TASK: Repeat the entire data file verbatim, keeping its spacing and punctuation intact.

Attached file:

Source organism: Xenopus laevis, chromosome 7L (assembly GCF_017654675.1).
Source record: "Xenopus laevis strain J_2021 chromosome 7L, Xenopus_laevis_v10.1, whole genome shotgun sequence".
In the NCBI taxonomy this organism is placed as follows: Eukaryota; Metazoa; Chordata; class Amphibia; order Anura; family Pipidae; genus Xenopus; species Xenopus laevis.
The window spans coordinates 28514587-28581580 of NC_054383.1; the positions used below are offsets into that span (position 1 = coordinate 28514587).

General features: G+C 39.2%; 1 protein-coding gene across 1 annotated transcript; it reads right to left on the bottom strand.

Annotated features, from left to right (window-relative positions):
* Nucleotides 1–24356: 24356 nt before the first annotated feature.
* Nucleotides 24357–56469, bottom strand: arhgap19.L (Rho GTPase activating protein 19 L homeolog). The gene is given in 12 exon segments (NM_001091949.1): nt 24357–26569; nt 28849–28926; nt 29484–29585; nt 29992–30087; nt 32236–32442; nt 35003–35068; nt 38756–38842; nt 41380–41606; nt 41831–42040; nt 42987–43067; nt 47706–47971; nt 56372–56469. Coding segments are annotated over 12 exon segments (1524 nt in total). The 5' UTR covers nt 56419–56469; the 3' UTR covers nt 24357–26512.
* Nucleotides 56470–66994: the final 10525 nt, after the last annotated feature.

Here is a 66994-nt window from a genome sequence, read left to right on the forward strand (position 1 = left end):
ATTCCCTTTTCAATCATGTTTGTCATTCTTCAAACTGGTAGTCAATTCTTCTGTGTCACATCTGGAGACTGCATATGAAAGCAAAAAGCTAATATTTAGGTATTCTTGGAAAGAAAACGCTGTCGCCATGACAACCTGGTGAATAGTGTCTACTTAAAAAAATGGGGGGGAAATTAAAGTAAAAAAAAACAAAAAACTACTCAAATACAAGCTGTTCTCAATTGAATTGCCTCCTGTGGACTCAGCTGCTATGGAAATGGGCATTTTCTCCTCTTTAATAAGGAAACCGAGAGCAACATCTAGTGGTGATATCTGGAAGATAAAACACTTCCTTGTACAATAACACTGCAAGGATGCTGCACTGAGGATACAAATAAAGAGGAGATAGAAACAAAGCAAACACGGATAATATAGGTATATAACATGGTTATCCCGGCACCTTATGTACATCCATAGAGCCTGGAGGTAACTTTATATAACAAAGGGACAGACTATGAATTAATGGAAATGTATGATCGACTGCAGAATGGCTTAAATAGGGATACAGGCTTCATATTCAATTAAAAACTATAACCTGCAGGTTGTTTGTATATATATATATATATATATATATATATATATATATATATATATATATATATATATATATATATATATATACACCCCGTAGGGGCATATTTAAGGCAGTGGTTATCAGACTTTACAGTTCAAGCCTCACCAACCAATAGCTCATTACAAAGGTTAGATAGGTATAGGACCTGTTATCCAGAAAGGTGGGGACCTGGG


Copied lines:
Source organism: Xenopus laevis, chromosome 7L (assembly GCF_017654675.1).
Source record: "Xenopus laevis strain J_2021 chromosome 7L, Xenopus_laevis_v10.1, whole genome shotgun sequence".
In the NCBI taxonomy this organism is placed as follows: Eukaryota; Metazoa; Chordata; class Amphibia; order Anura; family Pipidae; genus Xenopus; species Xenopus laevis.
The window spans coordinates 28514587-28581580 of NC_054383.1; the positions used below are offsets into that span (position 1 = coordinate 28514587).

General features: G+C 39.2%; 1 protein-coding gene across 1 annotated transcript; it reads right to left on the bottom strand.

Annotated features, from left to right (window-relative positions):
* Nucleotides 1–24356: 24356 nt before the first annotated feature.
* Nucleotides 24357–56469, bottom strand: arhgap19.L (Rho GTPase activating protein 19 L homeolog). The gene is given in 12 exon segments (NM_001091949.1): nt 24357–26569; nt 28849–28926; nt 29484–29585; nt 29992–30087; nt 32236–32442; nt 35003–35068; nt 38756–38842; nt 41380–41606; nt 41831–42040; nt 42987–43067; nt 47706–47971; nt 56372–56469. Coding segments are annotated over 12 exon segments (1524 nt in total). The 5' UTR covers nt 56419–56469; the 3' UTR covers nt 24357–26512.
* Nucleotides 56470–66994: the final 10525 nt, after the last annotated feature.

Here is a 66994-nt window from a genome sequence, read left to right on the forward strand (position 1 = left end):
ATTCCCTTTTCAATCATGTTTGTCATTCTTCAAACTGGTAGTCAATTCTTCTGTGTCACATCTGGAGACTGCATATGAAAGCAAAAAGCTAATATTTAGGTATTCTTGGAAAGAAAACGCTGTCGCCATGACAACCTGGTGAATAGTGTCTACTTAAAAAAATGGGGGGGAAATTAAAGTAAAAAAAAACAAAAAACTACTCAAATACAAGCTGTTCTCAATTGAATTGCCTCCTGTGGACTCAGCTGCTATGGAAATGGGCATTTTCTCCTCTTTAATAAGGAAACCGAGAGCAACATCTAGTGGTGATATCTGGAAGATAAAACACTTCCTTGTACAATAACACTGCAAGGATGCTGCACTGAGGATACAAATAAAGAGGAGATAGAAACAAAGCAAACACGGATAATATAGGTATATAACATGGTTATCCCGGCACCTTATGTACATCCATAGAGCCTGGAGGTAACTTTATATAACAAAGGGACAGACTATGAATTAATGGAAATGTATGATCGACTGCAGAATGGCTTAAATAGGGATACAGGCTTCATATTCAATTAAAAACTATAACCTGCAGGTTGTTTGTATATATATATATATATATATATATATATATATATATATATATATATATATATATATATATATATATATATACACCCCGTAGGGGCATATTTAAGGCAGTGGTTATCAGACTTTACAGTTCAAGCCTCACCAACCAATAGCTCATTACAAAGGTTAGATAGGTATAGGACCTGTTATCCAGAAAGGTGGGGACCTGGG